The Charlotte News

Thursday, January 22, 1948


Site Ed. Note: The front page reports that British Foreign Minister Ernest Bevin urged before the House of Commons formation of a Western European union to face the "ruthless" drive by Russia. He favored unification of Germany but believed that the Russians, in their formulation, wanted too much centralization, making it too easy for transmutation into a one-party dictatorship.

The Hagana organization, the militia of the Jewish Agency, stated that it had attacked the Arab village of Yazur and killed twelve this date, following an Arab attack which resulted in the deaths of seven Jewish police officers and wounding of four others at the edge of Jerusalem. The deaths raised the total killed in the Middle East to 951 since partition of Palestine by the U.N. on November 29.

In Greece, Army units repelled strong guerrilla forces from Notia Europos and Actochori in the Edessa area of Western Macedonia.

The U.S. revealed, from the seized German Foreign Office records, a secret offer made in 1940 by Stalin to Hitler to join the Axis on condition Russia be provided a free hand in Finland, a base near the Dardanelles, and a dominant voice in the Middle East. Hitler did not respond. The State Department released the information, and it was being broadcast via the Voice of America into Russia and Eastern Europe.

In Bavaria, the Bavarian Trade Union Federation called for a walkout by its million members, in support of the 24-hour protest by 200,000 workers the previous day in Nuremberg and Cologne, regarding food shortages.

At a press conference, the President said that he would officially announce his candidacy for re-election sometime before the July Democratic convention, but that there was no rush. He supported parts of the plan enunciated by Bernard Baruch to a Congressional committee, but not that of former President Hoover, who favored reduction of foreign aid from a four-year program to one of 15 months.

AFL president William Green proposed a 45-hour work week with overtime pay as a method to increase production and help reduce inflation, provided Congress would approve an effective inflation-control measure, including most of the President's ten-point plan, with the exception of the desired authority for wage controls.

The President had stated at the press conference that he was not in favor of such an extension of the work week, as also proposed by GM president Charles Wilson. He again lauded the other Charles Wilson, head of GE, for reducing prices.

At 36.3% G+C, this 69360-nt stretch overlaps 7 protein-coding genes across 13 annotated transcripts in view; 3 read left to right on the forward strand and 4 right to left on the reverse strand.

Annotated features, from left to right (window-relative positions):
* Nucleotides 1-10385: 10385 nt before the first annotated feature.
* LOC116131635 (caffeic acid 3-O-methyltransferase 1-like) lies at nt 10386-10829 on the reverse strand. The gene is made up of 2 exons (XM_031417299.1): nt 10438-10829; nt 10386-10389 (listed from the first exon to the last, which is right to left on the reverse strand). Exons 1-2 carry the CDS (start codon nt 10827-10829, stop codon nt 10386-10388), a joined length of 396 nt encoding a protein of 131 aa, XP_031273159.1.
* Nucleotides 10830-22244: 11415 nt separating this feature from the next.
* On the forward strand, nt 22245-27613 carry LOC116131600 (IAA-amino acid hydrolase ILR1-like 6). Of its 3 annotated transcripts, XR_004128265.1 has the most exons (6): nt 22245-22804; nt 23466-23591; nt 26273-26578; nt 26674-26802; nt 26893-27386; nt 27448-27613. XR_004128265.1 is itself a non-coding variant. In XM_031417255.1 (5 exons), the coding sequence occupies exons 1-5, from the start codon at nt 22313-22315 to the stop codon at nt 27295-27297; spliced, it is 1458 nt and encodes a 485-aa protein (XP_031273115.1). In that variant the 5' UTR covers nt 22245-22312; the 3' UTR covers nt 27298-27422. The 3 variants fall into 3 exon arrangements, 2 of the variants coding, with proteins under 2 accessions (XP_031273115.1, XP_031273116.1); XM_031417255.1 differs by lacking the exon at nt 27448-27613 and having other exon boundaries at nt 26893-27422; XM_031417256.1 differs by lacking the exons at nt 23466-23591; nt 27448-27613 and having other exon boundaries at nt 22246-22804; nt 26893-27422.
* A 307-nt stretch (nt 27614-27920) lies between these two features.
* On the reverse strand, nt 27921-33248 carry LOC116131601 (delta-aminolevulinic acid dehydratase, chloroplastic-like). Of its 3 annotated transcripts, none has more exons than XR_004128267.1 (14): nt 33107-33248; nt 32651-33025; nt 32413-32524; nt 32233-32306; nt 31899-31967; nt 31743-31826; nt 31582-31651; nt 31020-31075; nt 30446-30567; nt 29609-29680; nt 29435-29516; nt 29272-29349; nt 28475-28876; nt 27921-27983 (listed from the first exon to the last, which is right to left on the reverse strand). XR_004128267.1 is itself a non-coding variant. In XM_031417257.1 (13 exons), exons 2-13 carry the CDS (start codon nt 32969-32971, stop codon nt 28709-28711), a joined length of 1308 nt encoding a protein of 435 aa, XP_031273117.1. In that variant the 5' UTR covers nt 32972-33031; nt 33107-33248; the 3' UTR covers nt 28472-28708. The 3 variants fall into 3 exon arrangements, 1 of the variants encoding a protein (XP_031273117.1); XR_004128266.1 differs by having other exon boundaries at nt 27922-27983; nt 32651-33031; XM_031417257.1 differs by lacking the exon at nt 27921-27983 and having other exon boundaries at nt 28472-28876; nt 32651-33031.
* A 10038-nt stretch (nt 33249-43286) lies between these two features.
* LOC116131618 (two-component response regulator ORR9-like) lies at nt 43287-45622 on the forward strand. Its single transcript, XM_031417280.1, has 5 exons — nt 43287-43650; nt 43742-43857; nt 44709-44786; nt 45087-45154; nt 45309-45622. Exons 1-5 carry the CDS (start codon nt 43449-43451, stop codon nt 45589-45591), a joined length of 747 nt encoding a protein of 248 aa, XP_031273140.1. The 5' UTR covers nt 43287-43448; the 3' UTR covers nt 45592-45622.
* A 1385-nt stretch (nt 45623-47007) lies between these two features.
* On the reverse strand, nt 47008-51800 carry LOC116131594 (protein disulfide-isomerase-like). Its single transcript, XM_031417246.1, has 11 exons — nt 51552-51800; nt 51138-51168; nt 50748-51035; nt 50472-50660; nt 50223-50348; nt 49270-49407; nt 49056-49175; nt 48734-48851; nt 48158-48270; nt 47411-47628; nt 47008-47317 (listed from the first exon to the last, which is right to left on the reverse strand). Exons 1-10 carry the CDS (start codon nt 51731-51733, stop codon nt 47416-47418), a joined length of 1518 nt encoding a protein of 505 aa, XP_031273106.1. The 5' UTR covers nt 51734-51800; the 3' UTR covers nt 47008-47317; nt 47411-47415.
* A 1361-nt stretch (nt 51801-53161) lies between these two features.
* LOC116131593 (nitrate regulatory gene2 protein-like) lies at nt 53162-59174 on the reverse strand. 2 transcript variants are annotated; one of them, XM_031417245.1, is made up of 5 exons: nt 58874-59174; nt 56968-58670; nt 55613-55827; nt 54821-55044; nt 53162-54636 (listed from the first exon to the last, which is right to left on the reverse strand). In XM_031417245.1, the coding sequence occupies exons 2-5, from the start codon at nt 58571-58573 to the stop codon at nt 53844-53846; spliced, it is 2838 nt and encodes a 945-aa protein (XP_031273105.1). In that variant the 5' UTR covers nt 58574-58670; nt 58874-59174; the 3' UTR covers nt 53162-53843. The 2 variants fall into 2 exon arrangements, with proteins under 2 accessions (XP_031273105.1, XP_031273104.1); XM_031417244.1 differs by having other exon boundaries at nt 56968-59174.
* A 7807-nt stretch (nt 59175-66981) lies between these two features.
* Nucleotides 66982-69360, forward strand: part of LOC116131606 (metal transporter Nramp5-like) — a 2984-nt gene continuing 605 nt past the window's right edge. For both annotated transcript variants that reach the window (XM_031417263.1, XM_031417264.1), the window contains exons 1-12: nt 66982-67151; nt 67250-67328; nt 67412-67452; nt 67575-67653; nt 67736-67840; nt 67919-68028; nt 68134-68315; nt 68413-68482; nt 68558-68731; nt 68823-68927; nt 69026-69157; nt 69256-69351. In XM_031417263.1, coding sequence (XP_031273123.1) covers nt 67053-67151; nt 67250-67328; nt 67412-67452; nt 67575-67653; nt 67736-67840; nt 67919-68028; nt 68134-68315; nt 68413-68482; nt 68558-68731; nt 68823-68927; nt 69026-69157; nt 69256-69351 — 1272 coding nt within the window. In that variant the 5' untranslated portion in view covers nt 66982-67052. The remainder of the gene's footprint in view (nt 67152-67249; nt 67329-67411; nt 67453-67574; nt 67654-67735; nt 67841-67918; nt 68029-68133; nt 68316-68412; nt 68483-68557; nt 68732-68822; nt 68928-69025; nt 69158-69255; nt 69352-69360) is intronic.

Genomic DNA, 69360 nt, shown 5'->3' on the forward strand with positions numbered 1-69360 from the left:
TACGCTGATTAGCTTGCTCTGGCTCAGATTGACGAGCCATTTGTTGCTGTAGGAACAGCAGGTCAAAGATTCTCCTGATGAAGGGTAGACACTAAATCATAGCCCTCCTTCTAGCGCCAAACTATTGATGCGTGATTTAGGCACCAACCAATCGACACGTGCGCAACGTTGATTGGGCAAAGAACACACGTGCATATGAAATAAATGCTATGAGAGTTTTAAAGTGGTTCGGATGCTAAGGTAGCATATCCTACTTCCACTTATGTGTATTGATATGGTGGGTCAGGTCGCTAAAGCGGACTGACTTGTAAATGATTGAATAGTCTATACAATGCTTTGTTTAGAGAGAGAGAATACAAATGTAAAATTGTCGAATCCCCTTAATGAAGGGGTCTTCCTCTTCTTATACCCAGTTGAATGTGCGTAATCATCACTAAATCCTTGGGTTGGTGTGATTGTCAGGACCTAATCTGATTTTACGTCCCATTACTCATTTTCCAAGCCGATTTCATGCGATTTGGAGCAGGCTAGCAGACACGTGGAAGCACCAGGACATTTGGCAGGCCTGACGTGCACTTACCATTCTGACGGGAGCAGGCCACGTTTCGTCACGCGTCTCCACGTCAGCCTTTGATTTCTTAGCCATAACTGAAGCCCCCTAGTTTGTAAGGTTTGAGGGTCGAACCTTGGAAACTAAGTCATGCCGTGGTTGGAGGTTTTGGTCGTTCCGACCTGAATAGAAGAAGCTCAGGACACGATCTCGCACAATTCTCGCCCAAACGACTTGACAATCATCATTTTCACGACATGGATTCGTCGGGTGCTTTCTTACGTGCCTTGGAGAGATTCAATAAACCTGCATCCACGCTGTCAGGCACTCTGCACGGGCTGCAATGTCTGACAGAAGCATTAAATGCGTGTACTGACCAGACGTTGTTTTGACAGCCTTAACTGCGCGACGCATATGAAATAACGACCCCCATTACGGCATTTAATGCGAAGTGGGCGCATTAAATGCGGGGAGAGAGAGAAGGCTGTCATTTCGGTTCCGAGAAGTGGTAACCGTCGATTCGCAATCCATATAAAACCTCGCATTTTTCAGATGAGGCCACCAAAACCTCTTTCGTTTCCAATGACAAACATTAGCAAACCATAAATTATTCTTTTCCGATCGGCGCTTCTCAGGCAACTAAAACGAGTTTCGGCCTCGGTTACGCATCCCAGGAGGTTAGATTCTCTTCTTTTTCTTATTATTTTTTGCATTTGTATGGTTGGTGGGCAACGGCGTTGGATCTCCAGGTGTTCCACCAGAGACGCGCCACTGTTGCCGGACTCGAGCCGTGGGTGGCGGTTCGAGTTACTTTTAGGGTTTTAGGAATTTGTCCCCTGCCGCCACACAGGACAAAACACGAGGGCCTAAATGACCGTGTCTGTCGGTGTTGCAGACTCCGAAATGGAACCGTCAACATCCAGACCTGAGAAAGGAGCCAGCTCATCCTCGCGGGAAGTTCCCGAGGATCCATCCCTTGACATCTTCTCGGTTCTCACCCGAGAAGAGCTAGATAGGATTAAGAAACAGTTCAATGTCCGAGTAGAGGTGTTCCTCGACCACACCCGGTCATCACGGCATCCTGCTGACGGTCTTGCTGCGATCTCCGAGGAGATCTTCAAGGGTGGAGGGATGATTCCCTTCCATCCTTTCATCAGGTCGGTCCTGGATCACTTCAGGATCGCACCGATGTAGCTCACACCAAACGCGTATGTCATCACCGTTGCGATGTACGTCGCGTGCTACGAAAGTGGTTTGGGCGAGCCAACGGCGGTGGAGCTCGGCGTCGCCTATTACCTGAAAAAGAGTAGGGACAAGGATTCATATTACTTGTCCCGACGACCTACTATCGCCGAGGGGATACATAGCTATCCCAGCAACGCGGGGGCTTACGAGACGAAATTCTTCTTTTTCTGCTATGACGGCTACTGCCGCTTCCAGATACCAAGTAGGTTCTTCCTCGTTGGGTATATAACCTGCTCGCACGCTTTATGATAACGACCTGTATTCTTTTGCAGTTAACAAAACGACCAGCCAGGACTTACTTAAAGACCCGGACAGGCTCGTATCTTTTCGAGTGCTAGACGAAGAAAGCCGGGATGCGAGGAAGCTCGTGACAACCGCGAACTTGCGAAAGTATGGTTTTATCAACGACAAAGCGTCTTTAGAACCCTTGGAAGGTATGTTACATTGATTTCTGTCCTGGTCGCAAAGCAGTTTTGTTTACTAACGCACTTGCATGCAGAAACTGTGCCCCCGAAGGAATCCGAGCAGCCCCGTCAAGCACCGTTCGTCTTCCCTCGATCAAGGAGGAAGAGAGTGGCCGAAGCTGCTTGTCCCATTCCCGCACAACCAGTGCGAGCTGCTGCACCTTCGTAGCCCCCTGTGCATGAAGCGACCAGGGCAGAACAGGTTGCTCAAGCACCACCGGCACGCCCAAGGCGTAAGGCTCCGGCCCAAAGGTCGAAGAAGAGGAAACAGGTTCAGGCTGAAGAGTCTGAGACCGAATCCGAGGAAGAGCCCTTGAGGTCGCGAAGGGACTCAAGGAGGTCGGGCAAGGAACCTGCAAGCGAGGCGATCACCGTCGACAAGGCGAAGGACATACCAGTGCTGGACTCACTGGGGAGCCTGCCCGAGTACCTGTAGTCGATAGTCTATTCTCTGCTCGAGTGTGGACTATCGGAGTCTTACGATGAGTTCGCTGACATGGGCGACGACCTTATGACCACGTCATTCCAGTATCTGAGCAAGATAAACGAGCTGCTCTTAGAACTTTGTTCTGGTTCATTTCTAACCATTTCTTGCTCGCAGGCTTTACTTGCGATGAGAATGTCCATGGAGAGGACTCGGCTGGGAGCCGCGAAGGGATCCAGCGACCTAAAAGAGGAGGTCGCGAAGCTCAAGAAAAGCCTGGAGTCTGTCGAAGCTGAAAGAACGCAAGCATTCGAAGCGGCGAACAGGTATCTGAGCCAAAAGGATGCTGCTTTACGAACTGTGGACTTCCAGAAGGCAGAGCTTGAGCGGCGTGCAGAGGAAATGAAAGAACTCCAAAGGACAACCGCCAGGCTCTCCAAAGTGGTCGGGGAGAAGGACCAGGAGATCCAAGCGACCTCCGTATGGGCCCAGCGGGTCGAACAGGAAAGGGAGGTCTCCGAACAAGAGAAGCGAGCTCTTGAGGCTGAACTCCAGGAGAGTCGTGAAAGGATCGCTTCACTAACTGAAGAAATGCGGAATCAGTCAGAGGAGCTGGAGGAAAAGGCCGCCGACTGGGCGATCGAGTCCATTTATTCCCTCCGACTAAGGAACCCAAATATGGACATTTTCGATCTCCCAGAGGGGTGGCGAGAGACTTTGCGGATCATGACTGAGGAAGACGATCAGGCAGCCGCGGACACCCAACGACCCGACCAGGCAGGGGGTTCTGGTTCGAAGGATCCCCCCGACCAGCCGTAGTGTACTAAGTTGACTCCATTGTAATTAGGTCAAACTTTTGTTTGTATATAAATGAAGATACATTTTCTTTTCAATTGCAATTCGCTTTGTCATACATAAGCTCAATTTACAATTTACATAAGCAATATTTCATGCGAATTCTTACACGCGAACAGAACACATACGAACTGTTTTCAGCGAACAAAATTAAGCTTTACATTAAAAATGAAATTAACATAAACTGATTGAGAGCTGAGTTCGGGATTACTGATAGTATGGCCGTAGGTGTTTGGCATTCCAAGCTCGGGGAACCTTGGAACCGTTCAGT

In Colton, California, four men were killed in a powder explosion at the Portland Cement Co. quarry. The quarry mined lime rock for use in cement. The explosion came from premature detonation of dynamite. One of those killed was on the job for the first day.

In Savana, Ill., an explosion at an ordnance plant was felt over three states, but there were no injuries reported.

In Los Angeles, a woman, 20, was charged with extortion by sending a letter to actress Betty Grable, threatening to kidnap her seven-month old daughter unless she was paid $5,000 to refrain from the act. The young woman had arrived recently from Texas, would likely be residing in California for awhile.

A new cold wave hit the Midwest and snow fell again in the East. The temperature reached a cool 29 degrees below zero in Pembina, N.D., with zero being the norm across the country to Chicago. Snow reached accumulation of eight inches in West Virginia, and some new snowfall was recorded in New York City, already beset by record snow.

In Gerrard Hall on the campus of UNC in Chapel Hill, the 23rd annual North Carolina Newspaper Institute convened. It was open to the public. University Comptroller William D. Carmichael—after whom Carmichael Auditorium is named—would host a luncheon for the event at the Carolina Inn, at which would be featured the folk songs and ballads collected by Dr. and Mrs. I. G. Greer.

We note that Gerrard Hall apparently was once the scene of a speech by President Andrew Johnson, said to have been delivered while he was quite in his cups. In any event, it is documented that Presidents James K. Polk, a graduate of the University, James Buchanan and Woodrow Wilson each spoke there.

We once took a class there on appreciation of classical music, Music 41. A couple of times, in another context, we, ourselves, were granted the stage to deliver a talk to some animals on loan from the Zoo to the University. On one such occasion, we delivered a reading of some of our poetry, which was well received and deeply appreciated.